Disability Determination - Acceptable Medical Evidence

Revised on: March 23, 2018

WAC 388-449-0010 What evidence do we consider to determine disability?

WAC 388-449-0015 What medical evidence do I need to provide?


Clarifying Information- WAC 388-449-0010

  1. A diagnosis of a medically determinable impairment must be from an “acceptable medical source” as defined in WAC 388-449-0010. The diagnosis must be supported by objective medical evidence described in WAC 388-449-0015 and be based on an examination within 5 years of the application date.
  2. After a diagnosis is established, we can use medical evidence from “treating medical sources” as current medical evidence.
  3. Once we have a diagnosis and current medical evidence, we may include “other evidence” as supporting documentation.

Clarifying Information- WAC 388-449-0015

  1. Statements regarding how the impairment(s) limit a client’s functioning must be consistent with objective medical evidence.
  2. We only use primary diagnoses that produce potentially disabling symptoms or impairments.
    1. Symptoms can be the direct result of the disease or injury, or a result of treatment for the condition.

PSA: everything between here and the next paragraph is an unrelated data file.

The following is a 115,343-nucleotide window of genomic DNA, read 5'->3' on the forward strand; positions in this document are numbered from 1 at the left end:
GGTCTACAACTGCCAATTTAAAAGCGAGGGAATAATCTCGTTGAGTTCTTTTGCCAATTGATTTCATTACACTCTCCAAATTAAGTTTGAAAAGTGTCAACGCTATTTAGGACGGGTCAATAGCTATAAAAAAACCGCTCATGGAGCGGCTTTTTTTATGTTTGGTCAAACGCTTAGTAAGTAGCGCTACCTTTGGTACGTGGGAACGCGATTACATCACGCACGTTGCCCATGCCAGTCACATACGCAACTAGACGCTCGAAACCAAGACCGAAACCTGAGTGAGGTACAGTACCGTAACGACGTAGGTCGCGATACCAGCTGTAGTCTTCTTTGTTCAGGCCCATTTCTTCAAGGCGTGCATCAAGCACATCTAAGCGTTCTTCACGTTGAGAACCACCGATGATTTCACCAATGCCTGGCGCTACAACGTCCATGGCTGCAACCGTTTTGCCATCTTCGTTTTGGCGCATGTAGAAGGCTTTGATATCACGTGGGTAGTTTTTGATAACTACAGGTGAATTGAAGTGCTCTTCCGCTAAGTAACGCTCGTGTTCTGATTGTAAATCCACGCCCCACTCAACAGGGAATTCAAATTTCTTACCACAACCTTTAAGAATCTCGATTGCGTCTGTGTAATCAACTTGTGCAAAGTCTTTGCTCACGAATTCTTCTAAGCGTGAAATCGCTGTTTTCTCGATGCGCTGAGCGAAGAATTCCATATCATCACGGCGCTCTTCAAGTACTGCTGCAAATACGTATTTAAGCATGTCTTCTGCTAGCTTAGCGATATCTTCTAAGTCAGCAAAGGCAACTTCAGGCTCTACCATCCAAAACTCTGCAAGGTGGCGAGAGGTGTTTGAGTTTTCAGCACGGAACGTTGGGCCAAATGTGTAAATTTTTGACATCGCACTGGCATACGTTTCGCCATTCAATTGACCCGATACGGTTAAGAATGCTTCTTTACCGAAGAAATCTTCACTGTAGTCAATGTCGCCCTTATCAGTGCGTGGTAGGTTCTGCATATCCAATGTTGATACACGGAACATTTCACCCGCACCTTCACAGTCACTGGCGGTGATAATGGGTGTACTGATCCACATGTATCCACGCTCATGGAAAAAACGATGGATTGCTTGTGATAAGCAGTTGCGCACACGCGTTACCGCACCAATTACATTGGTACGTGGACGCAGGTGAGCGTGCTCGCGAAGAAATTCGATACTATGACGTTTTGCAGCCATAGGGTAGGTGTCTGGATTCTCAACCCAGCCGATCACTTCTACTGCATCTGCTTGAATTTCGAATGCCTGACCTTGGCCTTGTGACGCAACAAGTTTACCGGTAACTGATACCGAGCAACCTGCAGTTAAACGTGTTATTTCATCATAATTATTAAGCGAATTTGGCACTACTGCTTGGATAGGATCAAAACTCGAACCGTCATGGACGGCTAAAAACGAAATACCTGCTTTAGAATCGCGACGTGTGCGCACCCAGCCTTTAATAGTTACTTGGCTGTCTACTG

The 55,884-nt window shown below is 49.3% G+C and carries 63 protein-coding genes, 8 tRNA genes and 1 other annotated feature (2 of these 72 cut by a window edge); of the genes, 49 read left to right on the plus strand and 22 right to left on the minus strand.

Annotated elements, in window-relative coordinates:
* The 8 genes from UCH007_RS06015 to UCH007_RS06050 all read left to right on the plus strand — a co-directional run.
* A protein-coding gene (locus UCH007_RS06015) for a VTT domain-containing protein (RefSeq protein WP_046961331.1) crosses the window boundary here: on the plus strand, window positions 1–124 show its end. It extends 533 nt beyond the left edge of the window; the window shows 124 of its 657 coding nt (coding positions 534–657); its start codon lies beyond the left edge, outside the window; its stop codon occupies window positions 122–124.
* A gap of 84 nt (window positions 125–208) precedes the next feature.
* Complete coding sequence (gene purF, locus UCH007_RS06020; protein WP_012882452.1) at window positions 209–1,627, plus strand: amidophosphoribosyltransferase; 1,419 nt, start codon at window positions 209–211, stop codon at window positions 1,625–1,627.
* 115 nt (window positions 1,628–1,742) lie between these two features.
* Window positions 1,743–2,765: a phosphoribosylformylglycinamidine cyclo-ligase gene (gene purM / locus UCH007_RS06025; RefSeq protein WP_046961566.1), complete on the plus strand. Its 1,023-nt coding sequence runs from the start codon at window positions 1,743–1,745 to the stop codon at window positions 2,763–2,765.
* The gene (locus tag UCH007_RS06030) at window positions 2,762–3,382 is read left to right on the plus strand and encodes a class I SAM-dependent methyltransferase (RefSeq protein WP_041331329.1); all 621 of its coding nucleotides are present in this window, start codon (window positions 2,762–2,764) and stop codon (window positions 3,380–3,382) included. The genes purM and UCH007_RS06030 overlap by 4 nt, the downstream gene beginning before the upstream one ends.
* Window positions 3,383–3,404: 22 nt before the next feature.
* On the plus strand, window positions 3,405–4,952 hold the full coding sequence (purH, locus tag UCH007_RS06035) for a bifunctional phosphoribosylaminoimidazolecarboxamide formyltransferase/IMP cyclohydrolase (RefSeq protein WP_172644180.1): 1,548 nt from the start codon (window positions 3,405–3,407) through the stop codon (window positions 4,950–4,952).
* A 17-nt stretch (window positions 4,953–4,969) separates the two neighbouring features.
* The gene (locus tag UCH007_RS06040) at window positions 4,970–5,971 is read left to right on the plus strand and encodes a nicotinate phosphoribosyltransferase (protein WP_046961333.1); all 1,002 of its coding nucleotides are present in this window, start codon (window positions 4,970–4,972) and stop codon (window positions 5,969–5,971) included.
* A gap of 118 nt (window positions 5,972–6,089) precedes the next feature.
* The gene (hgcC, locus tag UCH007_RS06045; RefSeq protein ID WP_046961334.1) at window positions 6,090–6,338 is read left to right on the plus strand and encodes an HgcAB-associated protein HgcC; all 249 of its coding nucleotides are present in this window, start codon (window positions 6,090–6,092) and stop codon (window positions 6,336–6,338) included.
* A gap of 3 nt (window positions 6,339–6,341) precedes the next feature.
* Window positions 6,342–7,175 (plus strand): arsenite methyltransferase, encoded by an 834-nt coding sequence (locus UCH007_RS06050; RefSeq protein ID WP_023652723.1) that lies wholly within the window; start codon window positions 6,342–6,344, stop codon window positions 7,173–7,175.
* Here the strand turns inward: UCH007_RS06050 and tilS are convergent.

2. Some examples of diagnoses that don’t qualify as a potentially disabling impairment are:
      1. Attention deficit hyperactivity disorder (ADHD);
      2. Learning disorders;
      3. Hypertension;
      4. Hepatitis;
        1. Hepatitis is typically asymptomatic or produces mild symptoms. If the disease has progressed, interferon treatment could result in significant fatigue, but may not meet the duration requirement for disability.
      5. Bereavement
        1. While the severity may be temporarily disabling, it is not reasonable to expect the condition to last for 12 months or more.
    3. Pain cannot be used as a diagnosis.
    4. Once a diagnosis has been established by an “acceptable medical source,” written evidence from treating professionals or non-medical sources can be used to determine how the impairment affects the client’s ability to function.
EXAMPLE: Milly has a diagnosis of degenerative disc disease from a physician. Milly’s MRI indicates moderate stenosis. Milly provides a letter from their daughter describing how Milly complains of a tingling sensation in their hands, and that Milly has recently dropped objects that weigh more than 10 lbs. Since Milly has a medically determinable impairment that could result in the symptoms described, the daughter’s statements can be used to help determine the severity of Milly’s impairments and level of exertion.
EXAMPLE: Bart states that pain in their knee keeps them from working. The physician who examined Bart found mild edema, but no crepitus, or other abnormal findings. Bart’s gait and station were noted within normal limits (WNL). Bart also provided a statement from a physician assistant (PA) which stated Bart was limited to sedentary work due to knee pain. Since Bart does not have a medically determinable impairment, the statement from the PA can’t be used when making a determination of disability.